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Force Multipliers

I have talked a lot
about force multipliers, and I want to make sure that you get a good
definition. A force multiplier is anything that you can use that would give you
an advantage over an enemy. This could be anything from the element of surprise
to being able to call for air support. However, there are tons of force multipliers
that you can do that are short of calling in an A-10 gun run if you should need
help, some are gear, others are more cerebral.

Training on your gun

There is an adage
that you should “beware the man with only one gun”, and there is a lot to be
said for its accuracies. Having a consistent platform that you practice
repeatedly does help you become better and know how to get your gun to work for
you vice the average street thug, or even some trained operators. The knowledge
of your gun is a force multiplier when in a stressful situation.

Holsters:

Too often there are
divergent types of concealed carriers. One tends to be stuck in their ways,
shoot the same gun, carried the same ammunition since Christ was a Corporal,
and have the same holster since their first gun. The other group are the Tommy
Tacticals, the ones that have to have the latest gun, slickest holster, newest
cringe fad ammo (like RIP ammo). However, while both of these groups can be at
odds, there is some middle ground. Too often the stalwarts only want leather
holster that’s on their belt, and nothing else, whereas the Tactical crowd
wants the latest milspec technology to give them the edge. To both you could
use our Original Holster, which has the benefits of silent draw and comfort of
leather, with the ability to harness magnets for ease of wear and retention of
the firearm without destroying the finish of the gun.

Optics

I have talked a lot
about optics and while I love shooting iron sights on everything because they
rarely fail, there is an undeniable truth that optics tend to make people more
accurate and therefore increase their ability to impose their will on their
adversary. RMR optics are plentiful as are kits to make modern handguns
compatible with the majority of the major manufacturers. Our company makes
holsters that will accommodate those optics, something that didn’t exist ten
years ago. And if you are a die hard 1911 fan and refuse to change, that’s ok,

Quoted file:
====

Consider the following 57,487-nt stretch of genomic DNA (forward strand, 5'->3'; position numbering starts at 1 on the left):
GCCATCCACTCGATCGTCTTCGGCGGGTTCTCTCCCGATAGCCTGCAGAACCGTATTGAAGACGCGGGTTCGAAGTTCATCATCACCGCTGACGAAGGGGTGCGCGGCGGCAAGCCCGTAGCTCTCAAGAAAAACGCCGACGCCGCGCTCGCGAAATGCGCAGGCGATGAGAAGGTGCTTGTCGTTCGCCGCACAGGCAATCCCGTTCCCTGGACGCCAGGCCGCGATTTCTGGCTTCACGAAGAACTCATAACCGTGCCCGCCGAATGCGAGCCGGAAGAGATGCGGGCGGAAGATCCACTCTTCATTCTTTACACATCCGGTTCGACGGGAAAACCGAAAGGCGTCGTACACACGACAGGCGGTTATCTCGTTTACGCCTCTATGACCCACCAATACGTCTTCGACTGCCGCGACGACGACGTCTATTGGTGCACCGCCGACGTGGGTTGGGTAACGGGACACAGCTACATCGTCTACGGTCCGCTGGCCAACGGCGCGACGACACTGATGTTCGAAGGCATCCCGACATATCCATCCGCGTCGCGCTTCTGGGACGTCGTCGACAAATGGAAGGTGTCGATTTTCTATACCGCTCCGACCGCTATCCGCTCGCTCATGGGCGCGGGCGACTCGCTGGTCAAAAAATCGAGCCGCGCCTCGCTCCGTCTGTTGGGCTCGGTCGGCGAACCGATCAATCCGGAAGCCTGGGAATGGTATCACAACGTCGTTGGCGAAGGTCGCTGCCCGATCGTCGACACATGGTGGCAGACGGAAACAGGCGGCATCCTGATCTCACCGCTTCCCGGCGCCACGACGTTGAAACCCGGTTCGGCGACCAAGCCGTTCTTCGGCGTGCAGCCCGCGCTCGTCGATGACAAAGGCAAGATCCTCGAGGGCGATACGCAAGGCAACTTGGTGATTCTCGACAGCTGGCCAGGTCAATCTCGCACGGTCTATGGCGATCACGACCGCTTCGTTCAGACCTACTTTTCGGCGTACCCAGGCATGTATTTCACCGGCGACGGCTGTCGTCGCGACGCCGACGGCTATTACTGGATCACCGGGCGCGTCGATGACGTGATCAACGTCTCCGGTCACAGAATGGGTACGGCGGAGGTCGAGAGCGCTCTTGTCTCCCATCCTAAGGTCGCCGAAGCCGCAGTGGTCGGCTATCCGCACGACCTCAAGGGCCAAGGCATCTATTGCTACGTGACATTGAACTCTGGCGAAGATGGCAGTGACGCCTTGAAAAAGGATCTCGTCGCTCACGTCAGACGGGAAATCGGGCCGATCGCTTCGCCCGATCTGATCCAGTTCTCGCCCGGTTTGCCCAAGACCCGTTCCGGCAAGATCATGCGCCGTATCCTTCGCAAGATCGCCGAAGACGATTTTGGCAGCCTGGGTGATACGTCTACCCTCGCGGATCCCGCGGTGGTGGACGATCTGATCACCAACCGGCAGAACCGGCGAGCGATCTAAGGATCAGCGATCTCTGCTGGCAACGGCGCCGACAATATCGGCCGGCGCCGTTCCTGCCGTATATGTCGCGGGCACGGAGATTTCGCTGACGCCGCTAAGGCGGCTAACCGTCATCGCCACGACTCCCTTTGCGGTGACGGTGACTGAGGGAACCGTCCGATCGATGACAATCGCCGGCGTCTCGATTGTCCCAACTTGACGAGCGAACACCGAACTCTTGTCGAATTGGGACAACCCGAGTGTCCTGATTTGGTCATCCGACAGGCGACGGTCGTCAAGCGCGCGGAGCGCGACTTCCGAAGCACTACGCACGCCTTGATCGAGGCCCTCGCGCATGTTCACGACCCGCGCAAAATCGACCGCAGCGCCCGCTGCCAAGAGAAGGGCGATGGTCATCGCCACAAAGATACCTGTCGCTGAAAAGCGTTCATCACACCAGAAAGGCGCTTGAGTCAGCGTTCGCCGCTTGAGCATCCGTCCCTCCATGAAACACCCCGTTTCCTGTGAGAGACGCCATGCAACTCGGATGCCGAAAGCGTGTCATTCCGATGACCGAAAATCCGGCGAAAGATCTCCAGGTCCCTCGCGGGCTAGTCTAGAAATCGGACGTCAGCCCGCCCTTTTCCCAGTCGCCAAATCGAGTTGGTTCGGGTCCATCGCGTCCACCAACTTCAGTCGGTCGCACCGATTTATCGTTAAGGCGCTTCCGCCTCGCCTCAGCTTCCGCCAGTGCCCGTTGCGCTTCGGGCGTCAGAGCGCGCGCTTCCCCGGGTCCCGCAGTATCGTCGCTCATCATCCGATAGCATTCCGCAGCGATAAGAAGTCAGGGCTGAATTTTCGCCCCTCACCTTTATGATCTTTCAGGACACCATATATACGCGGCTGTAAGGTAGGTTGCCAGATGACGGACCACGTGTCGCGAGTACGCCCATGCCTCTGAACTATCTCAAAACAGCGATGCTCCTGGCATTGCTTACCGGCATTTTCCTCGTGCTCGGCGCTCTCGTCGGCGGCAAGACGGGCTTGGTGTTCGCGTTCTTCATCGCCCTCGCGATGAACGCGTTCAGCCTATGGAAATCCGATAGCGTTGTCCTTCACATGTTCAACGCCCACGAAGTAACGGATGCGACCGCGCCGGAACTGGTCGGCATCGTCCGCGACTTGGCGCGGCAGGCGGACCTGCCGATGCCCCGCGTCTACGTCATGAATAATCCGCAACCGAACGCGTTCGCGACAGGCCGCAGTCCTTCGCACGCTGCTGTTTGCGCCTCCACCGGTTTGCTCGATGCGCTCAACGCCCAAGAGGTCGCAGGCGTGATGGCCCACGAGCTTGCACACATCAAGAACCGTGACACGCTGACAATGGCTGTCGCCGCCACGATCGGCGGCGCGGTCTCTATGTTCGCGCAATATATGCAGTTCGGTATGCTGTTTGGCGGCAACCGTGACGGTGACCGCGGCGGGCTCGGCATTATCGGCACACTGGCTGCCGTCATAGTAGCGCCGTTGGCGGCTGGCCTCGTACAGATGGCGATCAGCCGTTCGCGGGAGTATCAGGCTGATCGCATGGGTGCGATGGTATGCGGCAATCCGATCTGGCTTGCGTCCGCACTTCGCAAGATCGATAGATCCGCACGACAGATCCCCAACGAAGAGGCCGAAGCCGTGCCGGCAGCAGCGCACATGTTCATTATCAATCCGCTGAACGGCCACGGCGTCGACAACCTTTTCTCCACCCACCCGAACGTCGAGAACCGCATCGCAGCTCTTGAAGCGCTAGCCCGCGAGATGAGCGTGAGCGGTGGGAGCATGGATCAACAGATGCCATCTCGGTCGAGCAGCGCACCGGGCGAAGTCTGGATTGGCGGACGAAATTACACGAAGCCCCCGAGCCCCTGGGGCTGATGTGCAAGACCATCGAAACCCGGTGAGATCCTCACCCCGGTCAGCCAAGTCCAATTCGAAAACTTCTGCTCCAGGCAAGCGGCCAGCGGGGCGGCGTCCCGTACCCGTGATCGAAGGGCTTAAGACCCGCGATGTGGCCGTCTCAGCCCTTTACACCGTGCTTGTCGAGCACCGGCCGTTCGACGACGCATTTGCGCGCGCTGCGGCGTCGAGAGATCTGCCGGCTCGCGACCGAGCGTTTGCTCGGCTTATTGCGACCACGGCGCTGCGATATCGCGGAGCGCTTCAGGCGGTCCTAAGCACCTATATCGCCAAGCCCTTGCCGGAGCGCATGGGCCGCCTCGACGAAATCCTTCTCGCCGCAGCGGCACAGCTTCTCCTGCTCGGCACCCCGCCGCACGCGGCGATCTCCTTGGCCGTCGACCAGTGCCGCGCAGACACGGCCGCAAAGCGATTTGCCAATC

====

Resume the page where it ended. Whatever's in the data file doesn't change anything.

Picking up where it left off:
because they make great after-market sights that you can increase your night
visibility, or you can do one of my favorite tricks, and get bright orange/pink
nail polish and paint the front sight so it really stands out.

Night vision/Thermals/Lasers

This one is a great
asset to have if you know how to use them correctly. Lasers are ok, but I don’t
have any on mine for one reason, I don’t like how in the wrong conditions they
can point a line straight back to where you might be concealed. They are good,
I will concede, with up close reflex/hip shots, but I don’t recommend those
anyway. Night vision is an amazing tool, and if you ever get the chance to own
or use it, I would highly encourage it. While not available for pistols, they
do make night vision monocular and goggles for a bump/crash helmet, or you can
get a night vision scope. Just be mindful because the Gen 1 and Gen 2 might
have an IR light to illuminate the surrounding area. Gen 3 NVGs (note as far as
I know there is no such thing as a Gen 4 and is marketing hype according to the
military) don’t emit that IR flashlight and therefore don’t signal your
location. Thermal, which I think is awesome, is use day/night and is fantastic
for picking out critters of the two or four leg varieties at a long
distance.

There is no reason
to have a fair fight, especially when your life is on the line. This list is
non-exhaustive, but I would highly encourage you to take a look and see how you
can implement some of these into your playbook to give you the upper hand
should you ever be in a fight.

Author: Ian Bolser

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